When peroxyacetic acid is present in the sample, the working electrode becomes enriched with electrons when the sensing pulse is applied. This excess of electrons will tend to cause the peroxyacetic acid molecules in the vicinity of the electrode to become reduced (i.e., accept electrons from the surface of the electrode.) The movement of electrons from the electrode into the solution via this mechanism produces the electrical current that can be measured.
The magnitude of the current produced is proportional to the concentration of the peroxyacetic acid molecules close to the surface of the electrode. When the magnitude of the voltage is small, the rate at which the peroxyacetic acid molecules react is slow compared to the rate at which the peroxyacetic acid at the surface is replenished by diffusion from the bulk solution. As the voltage is increased, the rate at which peroxyacetic acid is consumed increases and, as time progresses, the concentration of peroxyacetic acid close to the electrode is depleted. This results in the current dropping exponentially and asymptotically reaching a limit determined by the rate at which peroxyacetic acid can diffuse from the bulk solution to the surface of the electrode (i.e., a diffusion limited current). The peroxyacetic acid sensor A, as it is used herein, measures this diffusion limited current. The decontaminant solution contains a buffering system which acts as an electrolyte. When a voltage is applied, a small current will flow due to the electrical conductivity of the electrolyte. In addition, when chemical species are present that are susceptible to electrochemical conversion, an additional electrical current will be produced due to electrochemical conversions at the surfaces of the electrodes.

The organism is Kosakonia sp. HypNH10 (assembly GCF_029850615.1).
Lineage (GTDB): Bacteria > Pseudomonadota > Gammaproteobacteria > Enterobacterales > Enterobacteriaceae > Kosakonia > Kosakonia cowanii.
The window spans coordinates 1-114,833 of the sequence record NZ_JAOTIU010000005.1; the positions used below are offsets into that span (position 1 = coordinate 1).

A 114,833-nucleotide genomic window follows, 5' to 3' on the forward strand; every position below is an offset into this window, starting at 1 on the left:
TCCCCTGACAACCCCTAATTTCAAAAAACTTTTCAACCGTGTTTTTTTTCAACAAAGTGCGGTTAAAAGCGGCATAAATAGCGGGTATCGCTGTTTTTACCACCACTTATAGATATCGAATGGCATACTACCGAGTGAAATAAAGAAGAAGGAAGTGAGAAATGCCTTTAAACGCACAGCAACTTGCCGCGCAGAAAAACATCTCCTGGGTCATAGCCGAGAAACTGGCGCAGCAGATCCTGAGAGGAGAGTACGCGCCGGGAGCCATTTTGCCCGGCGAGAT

In one embodiment, the computer control system 80 signals an alarm 202 when the peroxyacetic acid concentration of the bath drops below a preselected minimum peroxyacetic acid concentration. Or, the computer adjusts the length of the cycle to compensate for a reduced peroxyacetic acid concentration.
In another embodiment, the control system 80 adjusts the concentration of peroxyacetic acid flowing through the system in response to the detected concentration. In this embodiment, the control system signals a valve 204 in fluid communication with the fluid line 60 to open and release an additional dose of the concentrated source of peroxyacetic acid into the system from a supplementary dispenser, such as a reservoir 206, or other source of the concentrate. Other means of adjusting the peroxyacetic acid concentration are also contemplated.